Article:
You’ve heard it before, “buy local” and support small communities across the country. It’s easy to do if your neighborhood already has a quality grocery store or farmers market, eco-clothing boutiques and homemade beer. But what if your neighborhood mostly offers fast food, corner bodegas, and low end fashion stores?
When buying local means not getting what you want
Deborah Ellerby, vice president of the Duval Improvement Association is frustrated, “I remember going to a small grocery store in Germantown and when I got to the register I saw some of the vegetables were rotten. When I tried to exchange the food or get my money back and the owner refused.”
Ellerby says she received the same treatment at a local beauty supply store when trying to return items she bought moments before.
“I don’t think the majority of these store employees have been trained in customer service skills, I would shop locally but I can’t,” she added.
Long time resident Brigette Fleming agrees, “We really want to spend our money in Germantown but it’s hard for us to find things we want to buy here,” she said.
What local shoppers can do
Fleming and Susan Guggenheim teach computer literacy skills at the Chelten Avenue library and make a conscious effort to eat lunch locally. They plan on creating a downloadable business guide including reviews of local businesses in Germantown. The document would then be available on Germantown Community Connection’s website.
During a Living in Germantown meeting earlier this month residents discussed how they as individuals can improve the Chelten Ave. business district. The group plans on going to individual businesses in Germantown, especially those on Chelten, and letting the owners know they want to shop locally and encourage them to offer products they would buy if the store started stocking them. They hope that even if one store can see that they are missing out on customers who want to support them they will see Chelten Ave. begin to transform.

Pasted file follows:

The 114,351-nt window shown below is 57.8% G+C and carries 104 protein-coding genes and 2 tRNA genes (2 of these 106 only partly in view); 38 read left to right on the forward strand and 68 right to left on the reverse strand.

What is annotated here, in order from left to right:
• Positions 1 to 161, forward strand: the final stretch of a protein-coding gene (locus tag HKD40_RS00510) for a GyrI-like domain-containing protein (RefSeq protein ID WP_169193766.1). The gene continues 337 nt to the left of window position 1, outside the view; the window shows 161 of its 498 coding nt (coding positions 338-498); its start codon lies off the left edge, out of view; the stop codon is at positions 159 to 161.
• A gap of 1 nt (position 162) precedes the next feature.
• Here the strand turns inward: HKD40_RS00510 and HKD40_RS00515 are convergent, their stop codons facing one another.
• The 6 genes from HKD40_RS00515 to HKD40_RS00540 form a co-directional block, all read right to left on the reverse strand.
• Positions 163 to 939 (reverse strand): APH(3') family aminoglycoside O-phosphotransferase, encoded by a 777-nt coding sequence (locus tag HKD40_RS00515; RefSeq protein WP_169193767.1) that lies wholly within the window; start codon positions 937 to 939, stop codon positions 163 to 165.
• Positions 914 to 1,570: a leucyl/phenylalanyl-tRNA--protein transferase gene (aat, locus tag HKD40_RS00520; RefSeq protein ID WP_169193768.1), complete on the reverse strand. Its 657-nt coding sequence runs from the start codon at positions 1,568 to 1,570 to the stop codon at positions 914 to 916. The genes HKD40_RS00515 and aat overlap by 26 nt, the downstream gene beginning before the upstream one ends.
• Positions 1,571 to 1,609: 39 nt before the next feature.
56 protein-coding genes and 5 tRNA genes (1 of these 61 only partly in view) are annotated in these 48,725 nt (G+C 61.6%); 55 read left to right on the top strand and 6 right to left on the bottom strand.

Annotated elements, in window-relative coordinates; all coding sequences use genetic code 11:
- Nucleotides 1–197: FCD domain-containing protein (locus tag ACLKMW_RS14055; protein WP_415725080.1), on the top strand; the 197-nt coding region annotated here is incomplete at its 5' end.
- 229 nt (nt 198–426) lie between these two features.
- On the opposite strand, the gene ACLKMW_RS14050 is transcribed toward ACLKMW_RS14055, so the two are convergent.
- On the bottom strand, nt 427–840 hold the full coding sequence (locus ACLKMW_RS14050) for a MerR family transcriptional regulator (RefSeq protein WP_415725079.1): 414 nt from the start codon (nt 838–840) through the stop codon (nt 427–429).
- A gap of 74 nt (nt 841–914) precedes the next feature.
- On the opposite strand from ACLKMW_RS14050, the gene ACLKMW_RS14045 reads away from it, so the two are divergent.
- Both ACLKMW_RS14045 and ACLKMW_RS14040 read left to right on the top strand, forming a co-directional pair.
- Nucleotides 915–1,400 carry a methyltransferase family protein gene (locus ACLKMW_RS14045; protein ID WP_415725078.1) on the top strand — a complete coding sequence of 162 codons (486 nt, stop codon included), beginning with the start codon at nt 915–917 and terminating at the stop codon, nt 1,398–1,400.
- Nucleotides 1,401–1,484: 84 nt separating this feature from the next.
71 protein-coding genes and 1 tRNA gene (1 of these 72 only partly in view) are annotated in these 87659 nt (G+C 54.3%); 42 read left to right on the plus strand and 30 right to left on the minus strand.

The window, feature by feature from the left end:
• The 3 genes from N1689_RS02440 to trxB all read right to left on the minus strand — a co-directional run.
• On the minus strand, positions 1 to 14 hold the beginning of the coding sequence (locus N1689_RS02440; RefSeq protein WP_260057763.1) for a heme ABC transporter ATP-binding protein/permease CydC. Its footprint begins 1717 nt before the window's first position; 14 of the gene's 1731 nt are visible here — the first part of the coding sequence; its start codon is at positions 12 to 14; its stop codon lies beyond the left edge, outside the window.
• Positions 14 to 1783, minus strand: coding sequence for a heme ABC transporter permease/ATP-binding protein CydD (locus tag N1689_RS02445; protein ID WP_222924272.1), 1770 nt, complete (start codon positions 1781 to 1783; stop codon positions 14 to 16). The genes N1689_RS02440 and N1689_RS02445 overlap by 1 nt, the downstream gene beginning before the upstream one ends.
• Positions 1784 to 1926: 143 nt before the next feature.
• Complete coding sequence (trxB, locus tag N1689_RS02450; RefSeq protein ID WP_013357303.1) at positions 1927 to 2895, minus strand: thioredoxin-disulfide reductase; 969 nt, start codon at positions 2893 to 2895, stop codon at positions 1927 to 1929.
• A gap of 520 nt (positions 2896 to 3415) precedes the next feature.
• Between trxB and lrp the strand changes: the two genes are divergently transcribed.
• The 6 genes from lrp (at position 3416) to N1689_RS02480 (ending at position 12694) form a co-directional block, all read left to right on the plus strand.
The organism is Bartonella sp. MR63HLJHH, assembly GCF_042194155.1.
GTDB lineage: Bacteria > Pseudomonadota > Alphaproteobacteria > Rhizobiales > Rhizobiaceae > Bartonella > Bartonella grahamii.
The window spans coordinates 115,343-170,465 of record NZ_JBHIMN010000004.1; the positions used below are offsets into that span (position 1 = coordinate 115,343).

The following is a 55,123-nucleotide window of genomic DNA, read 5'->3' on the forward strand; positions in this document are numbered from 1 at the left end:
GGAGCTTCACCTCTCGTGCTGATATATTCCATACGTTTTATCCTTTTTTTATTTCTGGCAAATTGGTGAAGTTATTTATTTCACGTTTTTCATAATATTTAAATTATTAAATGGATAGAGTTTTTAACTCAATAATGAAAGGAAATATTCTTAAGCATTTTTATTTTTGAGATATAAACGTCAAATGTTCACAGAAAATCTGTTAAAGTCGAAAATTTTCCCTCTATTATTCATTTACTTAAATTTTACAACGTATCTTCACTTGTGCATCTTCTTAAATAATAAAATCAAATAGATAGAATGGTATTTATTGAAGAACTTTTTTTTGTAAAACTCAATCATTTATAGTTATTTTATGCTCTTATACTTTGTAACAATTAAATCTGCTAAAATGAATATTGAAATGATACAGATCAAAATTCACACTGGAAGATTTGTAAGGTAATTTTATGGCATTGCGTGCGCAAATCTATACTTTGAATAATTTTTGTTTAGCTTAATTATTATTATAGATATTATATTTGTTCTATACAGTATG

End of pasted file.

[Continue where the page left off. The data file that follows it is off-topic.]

Susan Guggenheim, who helped found the Living in Germantown community forum, says the quarterly meeting never wants to become a formal non-profit. “I wanted to start Living in Germantown because I believe no government, politician, non-profit, or agency is going to solve our problems, we have to as individuals meet like this and try to start sorting things out ourselves.”
The group agreed that if they only spent money in Mt Airy and Chestnut Hill, they couldn’t expect any changes in Germantown.
Case in point: Fresh Grocer
A recent example is the community uproar over the Chelten Ave. Fresh Grocer closing and the huge vacant lot that’s been left behind at Chelten and Pulaski avenues (see related link). To many Living in Germantown attendees the store closing wasn’t a total shock. Some residents say they rarely shopped at the store because it wasn’t managed properly.
Resident Lillian Paulmier said, “One of the reasons I never felt comfortable shopping at that Fresh Grocer is that you would walk in and the first thing you saw was a ton of television monitors watching you like they knew you wanted to steal something.”
But some in the group were concerned the new plans for the lot will not be any better, especially when the point of the fledgling buy local Germantown movement is rooted in getting higher quality products in the shopping district than currently exist there.
Guggenheim says she feels the discount grocery chain, Sav-A-Lot, that is planned for the site would really be a step backward in the process. She wants her neighbors to think of what they want to see and would support financially. “I would demand from the owners that there be a weekly farmers market in the parking lot,” she said. “How about the slogan, ‘grocery stores not dollar stores,'” she added.